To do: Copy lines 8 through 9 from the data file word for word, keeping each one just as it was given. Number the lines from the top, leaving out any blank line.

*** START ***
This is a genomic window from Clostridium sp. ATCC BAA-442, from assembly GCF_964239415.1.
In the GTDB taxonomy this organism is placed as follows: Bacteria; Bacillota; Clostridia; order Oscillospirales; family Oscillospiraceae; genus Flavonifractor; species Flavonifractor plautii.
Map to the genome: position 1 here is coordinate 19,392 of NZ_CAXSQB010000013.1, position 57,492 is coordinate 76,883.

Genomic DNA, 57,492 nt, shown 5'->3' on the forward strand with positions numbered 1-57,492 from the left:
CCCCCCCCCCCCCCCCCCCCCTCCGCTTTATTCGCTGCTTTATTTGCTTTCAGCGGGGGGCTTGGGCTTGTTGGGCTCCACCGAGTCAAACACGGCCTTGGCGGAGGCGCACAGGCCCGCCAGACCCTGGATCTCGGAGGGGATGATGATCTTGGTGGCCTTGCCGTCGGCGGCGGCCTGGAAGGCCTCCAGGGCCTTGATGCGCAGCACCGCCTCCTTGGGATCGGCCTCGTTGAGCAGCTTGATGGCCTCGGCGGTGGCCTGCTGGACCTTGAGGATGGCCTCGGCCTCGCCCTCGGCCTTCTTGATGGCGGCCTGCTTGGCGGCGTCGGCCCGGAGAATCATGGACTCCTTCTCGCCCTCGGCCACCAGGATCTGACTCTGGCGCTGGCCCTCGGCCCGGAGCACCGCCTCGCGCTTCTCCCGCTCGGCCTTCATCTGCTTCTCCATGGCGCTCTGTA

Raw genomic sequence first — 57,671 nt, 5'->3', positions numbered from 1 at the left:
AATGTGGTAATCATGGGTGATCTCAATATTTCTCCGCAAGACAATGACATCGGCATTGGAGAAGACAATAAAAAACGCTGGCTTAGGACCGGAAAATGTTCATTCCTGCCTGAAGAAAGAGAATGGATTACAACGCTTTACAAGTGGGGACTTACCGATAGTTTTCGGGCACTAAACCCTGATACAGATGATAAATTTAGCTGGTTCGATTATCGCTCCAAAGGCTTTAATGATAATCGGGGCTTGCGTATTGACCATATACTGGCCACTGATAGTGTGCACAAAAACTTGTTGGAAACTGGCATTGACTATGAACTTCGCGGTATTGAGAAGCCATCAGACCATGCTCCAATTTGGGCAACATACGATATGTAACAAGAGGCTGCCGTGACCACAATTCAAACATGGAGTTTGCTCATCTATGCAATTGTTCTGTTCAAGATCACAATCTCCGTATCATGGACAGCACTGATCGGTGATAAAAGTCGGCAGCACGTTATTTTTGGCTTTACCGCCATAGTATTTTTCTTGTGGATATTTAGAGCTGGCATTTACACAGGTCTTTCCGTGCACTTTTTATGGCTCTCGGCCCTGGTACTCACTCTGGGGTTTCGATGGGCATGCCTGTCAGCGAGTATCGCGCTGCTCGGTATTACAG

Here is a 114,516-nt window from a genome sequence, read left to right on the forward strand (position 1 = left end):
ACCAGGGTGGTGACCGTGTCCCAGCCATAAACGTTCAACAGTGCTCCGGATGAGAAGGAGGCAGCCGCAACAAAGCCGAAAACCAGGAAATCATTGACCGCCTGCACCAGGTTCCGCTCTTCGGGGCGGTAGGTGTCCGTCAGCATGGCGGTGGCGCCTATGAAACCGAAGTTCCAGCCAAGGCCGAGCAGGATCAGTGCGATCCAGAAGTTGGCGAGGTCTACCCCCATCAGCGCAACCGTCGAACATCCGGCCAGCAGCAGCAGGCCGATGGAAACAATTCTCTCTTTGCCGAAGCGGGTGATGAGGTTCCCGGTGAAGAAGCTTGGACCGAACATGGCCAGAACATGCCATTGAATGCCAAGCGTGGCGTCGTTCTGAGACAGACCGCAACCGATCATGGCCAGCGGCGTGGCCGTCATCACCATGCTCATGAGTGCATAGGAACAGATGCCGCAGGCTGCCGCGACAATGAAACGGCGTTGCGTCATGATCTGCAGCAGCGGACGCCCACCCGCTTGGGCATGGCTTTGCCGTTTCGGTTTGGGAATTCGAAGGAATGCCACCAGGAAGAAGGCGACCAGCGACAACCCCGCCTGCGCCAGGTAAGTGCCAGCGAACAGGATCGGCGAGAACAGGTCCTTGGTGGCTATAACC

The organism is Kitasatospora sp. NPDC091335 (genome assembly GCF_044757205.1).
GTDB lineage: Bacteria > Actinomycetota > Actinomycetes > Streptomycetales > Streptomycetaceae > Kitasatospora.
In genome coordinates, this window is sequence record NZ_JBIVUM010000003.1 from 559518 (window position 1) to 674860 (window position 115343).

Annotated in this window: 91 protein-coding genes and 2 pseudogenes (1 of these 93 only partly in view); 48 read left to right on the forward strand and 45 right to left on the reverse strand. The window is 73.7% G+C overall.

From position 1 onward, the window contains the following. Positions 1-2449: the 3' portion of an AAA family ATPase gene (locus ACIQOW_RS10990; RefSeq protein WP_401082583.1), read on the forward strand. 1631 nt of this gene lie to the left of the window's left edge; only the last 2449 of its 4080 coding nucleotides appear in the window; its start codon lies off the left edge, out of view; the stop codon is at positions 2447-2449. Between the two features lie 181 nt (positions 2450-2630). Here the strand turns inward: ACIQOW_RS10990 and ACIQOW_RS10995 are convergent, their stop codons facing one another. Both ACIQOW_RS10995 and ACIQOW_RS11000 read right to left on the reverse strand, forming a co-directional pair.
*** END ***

Here is a 114,516-nt window from a genome sequence, read left to right on the forward strand (position 1 = left end):
ACCAGGGTGGTGACCGTGTCCCAGCCATAAACGTTCAACAGTGCTCCGGATGAGAAGGAGGCAGCCGCAACAAAGCCGAAAACCAGGAAATCATTGACCGCCTGCACCAGGTTCCGCTCTTCGGGGCGGTAGGTGTCCGTCAGCATGGCGGTGGCGCCTATGAAACCGAAGTTCCAGCCAAGGCCGAGCAGGATCAGTGCGATCCAGAAGTTGGCGAGGTCTACCCCCATCAGCGCAACCGTCGAACATCCGGCCAGCAGCAGCAGGCCGATGGAAACAATTCTCTCTTTGCCGAAGCGGGTGATGAGGTTCCCGGTGAAGAAGCTTGGACCGAACATGGCCAGAACATGCCATTGAATGCCAAGCGTGGCGTCGTTCTGAGACAGACCGCAACCGATCATGGCCAGCGGCGTGGCCGTCATCACCATGCTCATGAGTGCATAGGAACAGATGCCGCAGGCTGCCGCGACAATGAAACGGCGTTGCGTCATGATCTGCAGCAGCGGACGCCCACCCGCTTGGGCATGGCTTTGCCGTTTCGGTTTGGGAATTCGAAGGAATGCCACCAGGAAGAAGGCGACCAGCGACAACCCCGCCTGCGCCAGGTAAGTGCCAGCGAACAGGATCGGCGAGAACAGGTCCTTGGTGGCTATAACC